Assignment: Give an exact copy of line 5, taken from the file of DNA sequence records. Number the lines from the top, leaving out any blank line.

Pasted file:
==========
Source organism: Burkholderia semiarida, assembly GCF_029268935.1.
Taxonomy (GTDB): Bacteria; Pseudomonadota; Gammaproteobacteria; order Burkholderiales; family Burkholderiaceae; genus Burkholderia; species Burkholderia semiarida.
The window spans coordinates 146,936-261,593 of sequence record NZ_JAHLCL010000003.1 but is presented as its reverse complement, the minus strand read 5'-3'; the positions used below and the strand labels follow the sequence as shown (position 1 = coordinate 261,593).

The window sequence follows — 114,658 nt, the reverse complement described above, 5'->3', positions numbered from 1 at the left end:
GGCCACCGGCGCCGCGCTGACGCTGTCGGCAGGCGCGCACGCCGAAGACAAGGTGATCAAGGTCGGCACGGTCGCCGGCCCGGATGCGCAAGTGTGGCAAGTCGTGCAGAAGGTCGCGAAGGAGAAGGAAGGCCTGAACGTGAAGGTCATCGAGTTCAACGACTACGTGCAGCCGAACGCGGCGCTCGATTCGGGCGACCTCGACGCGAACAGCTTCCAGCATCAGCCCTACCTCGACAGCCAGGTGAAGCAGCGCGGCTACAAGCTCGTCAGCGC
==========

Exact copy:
GGCCACCGGCGCCGCGCTGACGCTGTCGGCAGGCGCGCACGCCGAAGACAAGGTGATCAAGGTCGGCACGGTCGCCGGCCCGGATGCGCAAGTGTGGCAAGTCGTGCAGAAGGTCGCGAAGGAGAAGGAAGGCCTGAACGTGAAGGTCATCGAGTTCAACGACTACGTGCAGCCGAACGCGGCGCTCGATTCGGGCGACCTCGACGCGAACAGCTTCCAGCATCAGCCCTACCTCGACAGCCAGGTGAAGCAGCGCGGCTACAAGCTCGTCAGCGC